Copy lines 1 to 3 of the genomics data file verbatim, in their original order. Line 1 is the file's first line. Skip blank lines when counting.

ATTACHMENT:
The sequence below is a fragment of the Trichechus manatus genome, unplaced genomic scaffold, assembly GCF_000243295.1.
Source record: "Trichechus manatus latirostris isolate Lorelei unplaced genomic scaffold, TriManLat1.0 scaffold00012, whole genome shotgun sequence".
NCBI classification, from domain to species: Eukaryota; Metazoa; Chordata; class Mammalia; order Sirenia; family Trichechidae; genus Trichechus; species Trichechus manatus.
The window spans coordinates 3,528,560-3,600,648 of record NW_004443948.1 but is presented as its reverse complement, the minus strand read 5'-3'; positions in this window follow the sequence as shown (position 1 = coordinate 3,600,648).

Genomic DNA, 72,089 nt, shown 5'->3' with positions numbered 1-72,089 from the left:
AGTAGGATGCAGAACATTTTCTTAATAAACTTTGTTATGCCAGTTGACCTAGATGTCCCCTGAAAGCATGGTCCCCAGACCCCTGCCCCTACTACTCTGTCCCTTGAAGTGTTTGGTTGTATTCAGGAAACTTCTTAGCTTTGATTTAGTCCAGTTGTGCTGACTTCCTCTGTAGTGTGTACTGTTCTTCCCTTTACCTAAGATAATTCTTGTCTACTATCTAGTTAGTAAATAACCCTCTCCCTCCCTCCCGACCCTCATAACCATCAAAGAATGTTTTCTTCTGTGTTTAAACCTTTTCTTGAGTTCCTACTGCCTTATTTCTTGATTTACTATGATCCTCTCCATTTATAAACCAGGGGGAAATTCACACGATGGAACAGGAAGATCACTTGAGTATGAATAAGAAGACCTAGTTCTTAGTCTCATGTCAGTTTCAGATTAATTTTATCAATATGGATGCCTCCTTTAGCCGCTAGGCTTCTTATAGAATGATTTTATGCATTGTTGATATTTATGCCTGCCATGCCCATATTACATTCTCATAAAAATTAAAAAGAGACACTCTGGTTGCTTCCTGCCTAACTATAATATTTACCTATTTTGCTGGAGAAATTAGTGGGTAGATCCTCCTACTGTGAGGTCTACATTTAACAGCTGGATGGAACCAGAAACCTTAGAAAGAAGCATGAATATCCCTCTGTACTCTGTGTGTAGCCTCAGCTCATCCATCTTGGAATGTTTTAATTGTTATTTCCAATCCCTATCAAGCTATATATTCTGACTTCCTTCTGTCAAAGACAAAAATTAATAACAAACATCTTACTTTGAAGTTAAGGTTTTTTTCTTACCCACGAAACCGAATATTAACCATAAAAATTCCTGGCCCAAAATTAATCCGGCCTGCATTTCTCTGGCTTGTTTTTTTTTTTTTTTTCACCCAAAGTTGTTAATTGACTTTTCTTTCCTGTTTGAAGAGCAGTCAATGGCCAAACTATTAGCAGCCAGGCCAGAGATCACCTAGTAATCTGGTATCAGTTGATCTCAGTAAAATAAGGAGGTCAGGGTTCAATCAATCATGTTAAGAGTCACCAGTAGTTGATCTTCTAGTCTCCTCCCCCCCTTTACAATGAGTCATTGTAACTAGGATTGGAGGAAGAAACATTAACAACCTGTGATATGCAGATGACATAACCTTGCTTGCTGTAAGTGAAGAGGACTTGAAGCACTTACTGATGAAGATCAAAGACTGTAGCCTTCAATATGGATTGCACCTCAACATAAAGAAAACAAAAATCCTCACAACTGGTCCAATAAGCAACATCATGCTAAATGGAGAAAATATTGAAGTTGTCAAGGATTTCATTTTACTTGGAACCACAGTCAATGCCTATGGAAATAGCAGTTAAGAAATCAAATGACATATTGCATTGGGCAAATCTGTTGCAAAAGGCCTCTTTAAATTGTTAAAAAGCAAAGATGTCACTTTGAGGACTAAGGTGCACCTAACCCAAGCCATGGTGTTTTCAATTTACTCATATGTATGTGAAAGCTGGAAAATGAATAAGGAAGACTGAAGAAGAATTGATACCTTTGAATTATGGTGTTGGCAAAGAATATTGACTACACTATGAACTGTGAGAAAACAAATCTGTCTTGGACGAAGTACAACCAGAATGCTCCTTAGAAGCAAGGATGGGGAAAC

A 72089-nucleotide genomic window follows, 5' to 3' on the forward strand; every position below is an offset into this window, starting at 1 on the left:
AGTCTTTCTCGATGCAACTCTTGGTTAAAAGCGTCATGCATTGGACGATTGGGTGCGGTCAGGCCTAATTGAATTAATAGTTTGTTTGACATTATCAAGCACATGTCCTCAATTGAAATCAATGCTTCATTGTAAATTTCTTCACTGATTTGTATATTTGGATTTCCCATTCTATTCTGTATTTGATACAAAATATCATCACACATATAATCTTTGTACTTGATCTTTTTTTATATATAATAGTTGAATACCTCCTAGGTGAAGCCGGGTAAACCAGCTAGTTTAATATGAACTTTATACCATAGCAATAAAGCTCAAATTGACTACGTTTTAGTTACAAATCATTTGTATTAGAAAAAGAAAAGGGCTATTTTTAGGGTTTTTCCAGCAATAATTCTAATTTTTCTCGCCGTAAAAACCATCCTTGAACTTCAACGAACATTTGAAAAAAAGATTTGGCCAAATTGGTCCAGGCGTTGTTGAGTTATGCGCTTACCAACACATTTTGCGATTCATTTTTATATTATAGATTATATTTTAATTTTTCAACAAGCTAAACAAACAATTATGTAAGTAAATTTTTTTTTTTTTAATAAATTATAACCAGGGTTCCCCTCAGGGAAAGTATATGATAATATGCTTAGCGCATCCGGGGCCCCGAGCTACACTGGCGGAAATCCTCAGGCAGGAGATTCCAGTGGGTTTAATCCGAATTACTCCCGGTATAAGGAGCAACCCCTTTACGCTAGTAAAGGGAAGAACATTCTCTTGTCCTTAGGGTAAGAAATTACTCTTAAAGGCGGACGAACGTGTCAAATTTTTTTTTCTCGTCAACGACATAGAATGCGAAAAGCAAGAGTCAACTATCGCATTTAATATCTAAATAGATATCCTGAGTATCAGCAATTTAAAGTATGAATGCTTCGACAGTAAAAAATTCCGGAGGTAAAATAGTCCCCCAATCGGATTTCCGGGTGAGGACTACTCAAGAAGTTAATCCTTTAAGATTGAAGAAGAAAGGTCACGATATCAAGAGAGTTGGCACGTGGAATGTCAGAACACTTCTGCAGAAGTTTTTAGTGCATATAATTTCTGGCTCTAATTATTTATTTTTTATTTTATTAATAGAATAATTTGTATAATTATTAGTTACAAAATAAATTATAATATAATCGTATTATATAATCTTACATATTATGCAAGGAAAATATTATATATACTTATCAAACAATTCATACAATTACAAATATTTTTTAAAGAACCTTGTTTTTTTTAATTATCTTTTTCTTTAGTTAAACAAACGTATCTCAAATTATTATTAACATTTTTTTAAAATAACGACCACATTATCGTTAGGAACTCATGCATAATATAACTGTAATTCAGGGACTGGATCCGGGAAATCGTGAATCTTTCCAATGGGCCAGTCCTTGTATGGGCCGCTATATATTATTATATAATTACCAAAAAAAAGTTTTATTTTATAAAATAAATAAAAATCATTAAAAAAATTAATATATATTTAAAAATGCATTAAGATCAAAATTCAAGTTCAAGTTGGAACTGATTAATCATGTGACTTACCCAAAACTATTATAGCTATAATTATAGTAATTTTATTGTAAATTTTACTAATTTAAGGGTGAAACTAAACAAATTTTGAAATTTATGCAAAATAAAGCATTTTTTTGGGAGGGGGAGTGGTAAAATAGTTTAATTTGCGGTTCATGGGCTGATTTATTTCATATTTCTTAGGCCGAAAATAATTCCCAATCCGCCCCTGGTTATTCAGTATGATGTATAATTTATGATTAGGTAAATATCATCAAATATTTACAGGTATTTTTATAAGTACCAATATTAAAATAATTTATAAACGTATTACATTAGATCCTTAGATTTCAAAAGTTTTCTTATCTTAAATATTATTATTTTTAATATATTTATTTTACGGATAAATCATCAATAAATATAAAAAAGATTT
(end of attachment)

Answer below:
The sequence below is a fragment of the Trichechus manatus genome, unplaced genomic scaffold, assembly GCF_000243295.1.
Source record: "Trichechus manatus latirostris isolate Lorelei unplaced genomic scaffold, TriManLat1.0 scaffold00012, whole genome shotgun sequence".
NCBI classification, from domain to species: Eukaryota; Metazoa; Chordata; class Mammalia; order Sirenia; family Trichechidae; genus Trichechus; species Trichechus manatus.